The Holocaust, pedophilia and mental retardation aren't apparent comedy fodder.
But Sarah Silverman somehow managed to mine the subjects for laughs, pushing the boundaries of humor and taste in the third and best season of her Comedy Central show.
The third season, unfortunately, could mark the last stand for "The Sarah Silverman Program."
Deadline Hollywood reports that Comedy Central has canceled the show – a development Silverman's immature, potty-mouthed character might call a bunch of doody.
But after 32 episodes, we haven't had our fill of the cringe-as-you-laugh sitcom, and humbly offer a suggestion to the folks at HBO: Save Sarah Silverman.
Her humor would be a good fit with the cable network's comedy lineup, which currently includes such off-kilter standouts as "The Ricky Gervais Show" and "The Life & Times of Tim." Silverman's outspoken, antisocial character has drawn apt comparisons to the exaggerated, cantankerous version Larry David plays of himself on HBO’s "Curb Your Enthusiasm," in which he picks apart ordinary human interaction.
But Silverman's show plays on a more whimsical level, with her childish, attention-obsessed character regularly plunging into fleets of twisted fancy and making odd leaps of logic that lead to bizarre behavior.
Pedophiles often drive vans – so it must be the vehicles that turn them into perverts, Sarah reasons in one episode as she buys a van to test her theory. In another, she concludes she’s mentally challenged, and ends up getting shot out of a cannon in a misguided bid to inspire people.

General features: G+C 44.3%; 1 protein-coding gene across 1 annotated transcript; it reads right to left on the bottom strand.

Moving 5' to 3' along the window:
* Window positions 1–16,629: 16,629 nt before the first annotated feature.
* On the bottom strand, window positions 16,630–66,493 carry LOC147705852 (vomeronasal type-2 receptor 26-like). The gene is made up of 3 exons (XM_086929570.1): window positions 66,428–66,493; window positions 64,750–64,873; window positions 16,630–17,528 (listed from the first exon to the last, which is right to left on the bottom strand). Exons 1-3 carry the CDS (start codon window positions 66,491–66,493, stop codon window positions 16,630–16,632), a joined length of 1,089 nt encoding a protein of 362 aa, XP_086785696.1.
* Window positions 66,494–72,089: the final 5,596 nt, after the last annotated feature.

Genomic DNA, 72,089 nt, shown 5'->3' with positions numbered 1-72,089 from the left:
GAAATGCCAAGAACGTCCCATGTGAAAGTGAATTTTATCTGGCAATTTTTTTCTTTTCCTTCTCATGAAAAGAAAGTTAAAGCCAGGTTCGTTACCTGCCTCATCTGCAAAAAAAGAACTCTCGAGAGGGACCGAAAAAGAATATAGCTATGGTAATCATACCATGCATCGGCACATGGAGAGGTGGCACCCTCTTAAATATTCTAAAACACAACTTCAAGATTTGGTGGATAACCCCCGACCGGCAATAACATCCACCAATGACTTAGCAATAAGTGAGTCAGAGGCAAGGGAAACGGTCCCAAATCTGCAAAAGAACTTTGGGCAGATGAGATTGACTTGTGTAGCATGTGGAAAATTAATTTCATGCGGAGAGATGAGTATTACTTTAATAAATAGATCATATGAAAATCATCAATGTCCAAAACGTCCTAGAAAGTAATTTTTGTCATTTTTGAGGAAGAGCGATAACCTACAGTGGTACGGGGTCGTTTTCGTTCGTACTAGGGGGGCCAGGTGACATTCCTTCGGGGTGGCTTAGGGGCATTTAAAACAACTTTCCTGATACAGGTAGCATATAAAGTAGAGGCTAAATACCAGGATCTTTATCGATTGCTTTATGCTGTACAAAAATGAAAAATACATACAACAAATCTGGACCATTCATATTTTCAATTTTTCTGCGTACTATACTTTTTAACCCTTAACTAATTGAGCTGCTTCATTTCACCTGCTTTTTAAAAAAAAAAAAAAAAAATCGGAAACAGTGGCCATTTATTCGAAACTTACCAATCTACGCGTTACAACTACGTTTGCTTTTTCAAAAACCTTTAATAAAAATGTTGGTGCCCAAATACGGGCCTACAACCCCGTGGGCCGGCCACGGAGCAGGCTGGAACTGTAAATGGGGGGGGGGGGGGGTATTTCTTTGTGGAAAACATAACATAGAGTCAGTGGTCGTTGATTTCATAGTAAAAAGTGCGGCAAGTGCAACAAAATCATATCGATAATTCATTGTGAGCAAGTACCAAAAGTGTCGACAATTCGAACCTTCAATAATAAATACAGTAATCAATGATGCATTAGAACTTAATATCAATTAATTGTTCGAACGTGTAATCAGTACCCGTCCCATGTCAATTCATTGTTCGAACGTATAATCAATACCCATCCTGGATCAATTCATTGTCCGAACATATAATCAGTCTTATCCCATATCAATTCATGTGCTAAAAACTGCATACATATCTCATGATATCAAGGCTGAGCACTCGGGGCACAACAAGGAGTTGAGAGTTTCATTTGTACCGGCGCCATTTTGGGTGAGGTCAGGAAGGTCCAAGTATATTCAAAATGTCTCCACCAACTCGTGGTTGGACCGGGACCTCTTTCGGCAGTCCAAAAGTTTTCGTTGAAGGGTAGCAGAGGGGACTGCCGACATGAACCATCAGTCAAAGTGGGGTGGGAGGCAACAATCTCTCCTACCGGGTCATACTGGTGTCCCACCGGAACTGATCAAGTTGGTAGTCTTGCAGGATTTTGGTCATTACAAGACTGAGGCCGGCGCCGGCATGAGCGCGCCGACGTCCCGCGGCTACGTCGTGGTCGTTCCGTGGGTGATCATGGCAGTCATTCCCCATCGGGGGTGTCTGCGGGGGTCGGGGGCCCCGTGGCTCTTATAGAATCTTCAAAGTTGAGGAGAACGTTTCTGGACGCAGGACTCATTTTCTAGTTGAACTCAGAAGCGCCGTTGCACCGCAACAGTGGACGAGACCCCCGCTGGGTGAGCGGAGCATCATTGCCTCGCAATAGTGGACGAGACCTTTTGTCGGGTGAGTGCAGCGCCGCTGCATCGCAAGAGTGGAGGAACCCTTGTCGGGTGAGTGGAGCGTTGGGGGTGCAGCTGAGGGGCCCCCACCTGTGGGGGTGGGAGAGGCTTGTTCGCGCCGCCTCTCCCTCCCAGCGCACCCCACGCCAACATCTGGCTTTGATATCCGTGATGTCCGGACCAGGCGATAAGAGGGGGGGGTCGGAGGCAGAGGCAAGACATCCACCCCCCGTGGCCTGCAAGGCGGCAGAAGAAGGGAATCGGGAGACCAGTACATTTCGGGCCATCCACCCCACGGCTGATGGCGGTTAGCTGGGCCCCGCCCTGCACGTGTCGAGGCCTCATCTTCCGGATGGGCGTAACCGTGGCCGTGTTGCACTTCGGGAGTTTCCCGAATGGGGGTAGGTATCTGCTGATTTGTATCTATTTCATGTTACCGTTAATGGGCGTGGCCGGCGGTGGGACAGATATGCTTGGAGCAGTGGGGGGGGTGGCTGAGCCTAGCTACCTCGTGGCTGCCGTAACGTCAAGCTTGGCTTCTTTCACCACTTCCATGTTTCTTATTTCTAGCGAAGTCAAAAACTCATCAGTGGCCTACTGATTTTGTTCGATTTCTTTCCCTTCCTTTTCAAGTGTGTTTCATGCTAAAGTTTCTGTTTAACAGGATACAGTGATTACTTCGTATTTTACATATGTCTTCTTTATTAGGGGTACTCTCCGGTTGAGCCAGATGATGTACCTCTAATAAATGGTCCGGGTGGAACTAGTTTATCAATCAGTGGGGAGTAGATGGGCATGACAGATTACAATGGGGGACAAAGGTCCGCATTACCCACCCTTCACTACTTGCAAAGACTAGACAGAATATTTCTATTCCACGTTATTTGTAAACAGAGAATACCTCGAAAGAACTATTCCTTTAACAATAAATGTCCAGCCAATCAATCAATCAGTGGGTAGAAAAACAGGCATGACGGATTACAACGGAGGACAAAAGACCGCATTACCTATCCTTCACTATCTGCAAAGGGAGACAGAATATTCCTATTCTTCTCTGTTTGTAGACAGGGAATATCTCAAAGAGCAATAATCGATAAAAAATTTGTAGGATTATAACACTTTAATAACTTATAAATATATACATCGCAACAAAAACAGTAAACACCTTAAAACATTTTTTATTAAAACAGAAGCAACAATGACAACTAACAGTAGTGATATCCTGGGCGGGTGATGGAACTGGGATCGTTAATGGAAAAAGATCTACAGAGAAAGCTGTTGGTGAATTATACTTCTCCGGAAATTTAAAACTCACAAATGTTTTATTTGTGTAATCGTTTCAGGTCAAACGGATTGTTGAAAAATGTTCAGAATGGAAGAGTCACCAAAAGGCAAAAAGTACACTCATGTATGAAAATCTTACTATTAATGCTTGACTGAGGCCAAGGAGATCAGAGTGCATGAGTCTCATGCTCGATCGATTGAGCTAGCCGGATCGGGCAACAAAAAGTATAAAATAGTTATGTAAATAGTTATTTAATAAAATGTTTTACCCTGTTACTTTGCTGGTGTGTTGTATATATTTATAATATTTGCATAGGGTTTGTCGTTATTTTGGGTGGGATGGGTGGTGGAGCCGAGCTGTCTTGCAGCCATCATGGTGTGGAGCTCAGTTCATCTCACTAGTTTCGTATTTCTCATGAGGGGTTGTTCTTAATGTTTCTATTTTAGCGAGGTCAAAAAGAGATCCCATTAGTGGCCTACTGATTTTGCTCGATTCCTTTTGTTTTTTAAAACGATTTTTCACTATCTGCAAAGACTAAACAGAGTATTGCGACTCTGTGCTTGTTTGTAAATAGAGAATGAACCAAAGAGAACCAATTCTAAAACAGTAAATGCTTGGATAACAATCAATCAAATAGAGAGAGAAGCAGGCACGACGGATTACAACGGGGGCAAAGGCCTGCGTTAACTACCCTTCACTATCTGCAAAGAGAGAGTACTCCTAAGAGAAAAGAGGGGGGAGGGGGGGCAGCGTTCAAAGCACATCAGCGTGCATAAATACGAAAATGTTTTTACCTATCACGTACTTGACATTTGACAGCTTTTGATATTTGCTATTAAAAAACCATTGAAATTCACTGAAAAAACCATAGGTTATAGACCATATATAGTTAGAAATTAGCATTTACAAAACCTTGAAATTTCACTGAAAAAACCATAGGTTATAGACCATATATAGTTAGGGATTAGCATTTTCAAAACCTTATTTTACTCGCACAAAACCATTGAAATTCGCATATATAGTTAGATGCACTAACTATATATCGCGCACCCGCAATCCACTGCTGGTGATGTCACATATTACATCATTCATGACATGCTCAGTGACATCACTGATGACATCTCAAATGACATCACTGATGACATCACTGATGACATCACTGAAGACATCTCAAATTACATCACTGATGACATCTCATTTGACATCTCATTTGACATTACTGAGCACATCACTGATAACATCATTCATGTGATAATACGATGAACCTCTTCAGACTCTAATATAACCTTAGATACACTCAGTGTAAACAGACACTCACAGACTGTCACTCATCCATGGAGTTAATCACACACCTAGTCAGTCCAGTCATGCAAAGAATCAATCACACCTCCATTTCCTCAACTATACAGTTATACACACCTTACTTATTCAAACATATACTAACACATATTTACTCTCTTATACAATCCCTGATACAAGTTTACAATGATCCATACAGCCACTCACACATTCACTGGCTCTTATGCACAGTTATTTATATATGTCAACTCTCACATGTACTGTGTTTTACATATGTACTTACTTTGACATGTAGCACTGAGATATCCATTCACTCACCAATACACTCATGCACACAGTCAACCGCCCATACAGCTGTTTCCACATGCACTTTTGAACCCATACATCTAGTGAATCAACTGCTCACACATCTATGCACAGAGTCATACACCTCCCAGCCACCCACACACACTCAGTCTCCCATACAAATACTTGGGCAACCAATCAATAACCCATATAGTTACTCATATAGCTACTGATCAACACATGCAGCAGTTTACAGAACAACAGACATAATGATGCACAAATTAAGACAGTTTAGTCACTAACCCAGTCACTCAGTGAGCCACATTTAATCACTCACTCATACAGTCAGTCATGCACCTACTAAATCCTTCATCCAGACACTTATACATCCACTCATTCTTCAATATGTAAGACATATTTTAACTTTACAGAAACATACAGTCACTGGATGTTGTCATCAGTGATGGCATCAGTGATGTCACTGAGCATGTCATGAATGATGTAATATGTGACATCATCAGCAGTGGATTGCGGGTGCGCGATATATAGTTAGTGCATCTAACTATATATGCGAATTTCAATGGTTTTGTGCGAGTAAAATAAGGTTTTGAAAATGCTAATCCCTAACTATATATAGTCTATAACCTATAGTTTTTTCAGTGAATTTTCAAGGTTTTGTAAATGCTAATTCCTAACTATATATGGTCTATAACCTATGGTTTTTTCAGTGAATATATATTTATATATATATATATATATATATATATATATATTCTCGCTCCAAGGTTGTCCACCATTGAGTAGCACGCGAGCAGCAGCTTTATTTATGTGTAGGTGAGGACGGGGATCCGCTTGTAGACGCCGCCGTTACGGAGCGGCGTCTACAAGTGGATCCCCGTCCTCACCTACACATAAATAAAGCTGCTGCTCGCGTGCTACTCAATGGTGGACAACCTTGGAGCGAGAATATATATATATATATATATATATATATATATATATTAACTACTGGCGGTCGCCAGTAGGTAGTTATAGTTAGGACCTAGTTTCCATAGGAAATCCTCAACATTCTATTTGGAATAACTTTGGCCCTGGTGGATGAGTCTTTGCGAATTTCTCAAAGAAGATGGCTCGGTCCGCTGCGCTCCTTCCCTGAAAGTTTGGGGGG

The best example of Silverman sharing the inner workings of her warped world came this season where her childhood imaginary friend, Troy (played by Andy Samberg), returned as an adult and led her into non-stop debauchery.
This is all better seen than described, though Silverman's brand of humor is an acquired taste – much like Tab, the old-school diet soda her gay, stoner neighbors Brian and Steve became addicted to in Season 1.
Not everybody gets her act – or appreciates it. Chris Anderson, who invited Silverman to perform at the TED technology conference in February, wound up dissing her on Twitter over a routine in which she mused about adopting a mentally challenged child.
We won’t knock anyone turned off by Silverman’s shock-humor sensibility. But we'll point out that she's playing a character, one who is self-absorbed, foolish and sometimes unlikeable. The comic is brave enough to make herself the butt of her often-crude jokes.
Silverman saved perhaps her best and edgiest show for last: an episode in which she and her (mostly) goody-two-shoes sister, Laura, unveil dueling Holocaust memorials. Laura's is tasteful. Sarah's is not. A silly time-travel twist brought a rare happy, and in its own strange way, sweet ending.
We’re going to be selfish, just like Silverman’s TV show persona, and hope for a new beginning in which HBO or some other forward-looking network ensures “The Sarah Silverman Program” lives on to offend.
Hester is founding director of the award-winning, multi-media NY City News Service at the City University of New York Graduate School of Journalism. He is the former City Editor of the New York Daily News, where he started as a reporter in 1992. Follow him on Twitter.